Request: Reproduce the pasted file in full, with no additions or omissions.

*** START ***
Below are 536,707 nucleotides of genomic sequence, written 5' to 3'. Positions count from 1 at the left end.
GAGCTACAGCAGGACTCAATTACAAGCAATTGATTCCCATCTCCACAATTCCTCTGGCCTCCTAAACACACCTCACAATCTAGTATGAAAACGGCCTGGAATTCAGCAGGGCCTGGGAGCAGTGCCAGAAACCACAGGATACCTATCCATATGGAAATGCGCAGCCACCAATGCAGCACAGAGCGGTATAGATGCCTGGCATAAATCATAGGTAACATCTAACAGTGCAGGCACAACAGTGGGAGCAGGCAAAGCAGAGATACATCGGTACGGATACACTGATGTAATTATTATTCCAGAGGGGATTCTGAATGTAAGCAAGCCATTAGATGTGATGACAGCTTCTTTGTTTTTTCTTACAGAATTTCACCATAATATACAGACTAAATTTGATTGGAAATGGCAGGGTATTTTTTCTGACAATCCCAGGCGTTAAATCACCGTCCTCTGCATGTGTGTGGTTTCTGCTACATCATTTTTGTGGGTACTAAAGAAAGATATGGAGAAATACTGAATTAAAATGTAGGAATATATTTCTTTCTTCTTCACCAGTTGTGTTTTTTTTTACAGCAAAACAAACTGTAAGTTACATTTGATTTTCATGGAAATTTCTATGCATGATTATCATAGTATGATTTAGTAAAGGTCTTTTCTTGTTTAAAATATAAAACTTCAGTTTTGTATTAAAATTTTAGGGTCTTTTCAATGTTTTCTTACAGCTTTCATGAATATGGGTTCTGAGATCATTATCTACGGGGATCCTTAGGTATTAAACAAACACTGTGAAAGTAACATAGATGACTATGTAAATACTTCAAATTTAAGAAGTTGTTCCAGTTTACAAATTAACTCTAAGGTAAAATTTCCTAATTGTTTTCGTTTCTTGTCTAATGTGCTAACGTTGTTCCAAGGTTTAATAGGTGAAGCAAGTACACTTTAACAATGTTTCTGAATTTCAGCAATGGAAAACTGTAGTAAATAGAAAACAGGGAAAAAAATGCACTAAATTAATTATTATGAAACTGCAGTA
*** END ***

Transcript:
Below are 536,707 nucleotides of genomic sequence, written 5' to 3'. Positions count from 1 at the left end.
GAGCTACAGCAGGACTCAATTACAAGCAATTGATTCCCATCTCCACAATTCCTCTGGCCTCCTAAACACACCTCACAATCTAGTATGAAAACGGCCTGGAATTCAGCAGGGCCTGGGAGCAGTGCCAGAAACCACAGGATACCTATCCATATGGAAATGCGCAGCCACCAATGCAGCACAGAGCGGTATAGATGCCTGGCATAAATCATAGGTAACATCTAACAGTGCAGGCACAACAGTGGGAGCAGGCAAAGCAGAGATACATCGGTACGGATACACTGATGTAATTATTATTCCAGAGGGGATTCTGAATGTAAGCAAGCCATTAGATGTGATGACAGCTTCTTTGTTTTTTCTTACAGAATTTCACCATAATATACAGACTAAATTTGATTGGAAATGGCAGGGTATTTTTTCTGACAATCCCAGGCGTTAAATCACCGTCCTCTGCATGTGTGTGGTTTCTGCTACATCATTTTTGTGGGTACTAAAGAAAGATATGGAGAAATACTGAATTAAAATGTAGGAATATATTTCTTTCTTCTTCACCAGTTGTGTTTTTTTTTACAGCAAAACAAACTGTAAGTTACATTTGATTTTCATGGAAATTTCTATGCATGATTATCATAGTATGATTTAGTAAAGGTCTTTTCTTGTTTAAAATATAAAACTTCAGTTTTGTATTAAAATTTTAGGGTCTTTTCAATGTTTTCTTACAGCTTTCATGAATATGGGTTCTGAGATCATTATCTACGGGGATCCTTAGGTATTAAACAAACACTGTGAAAGTAACATAGATGACTATGTAAATACTTCAAATTTAAGAAGTTGTTCCAGTTTACAAATTAACTCTAAGGTAAAATTTCCTAATTGTTTTCGTTTCTTGTCTAATGTGCTAACGTTGTTCCAAGGTTTAATAGGTGAAGCAAGTACACTTTAACAATGTTTCTGAATTTCAGCAATGGAAAACTGTAGTAAATAGAAAACAGGGAAAAAAATGCACTAAATTAATTATTATGAAACTGCAGTA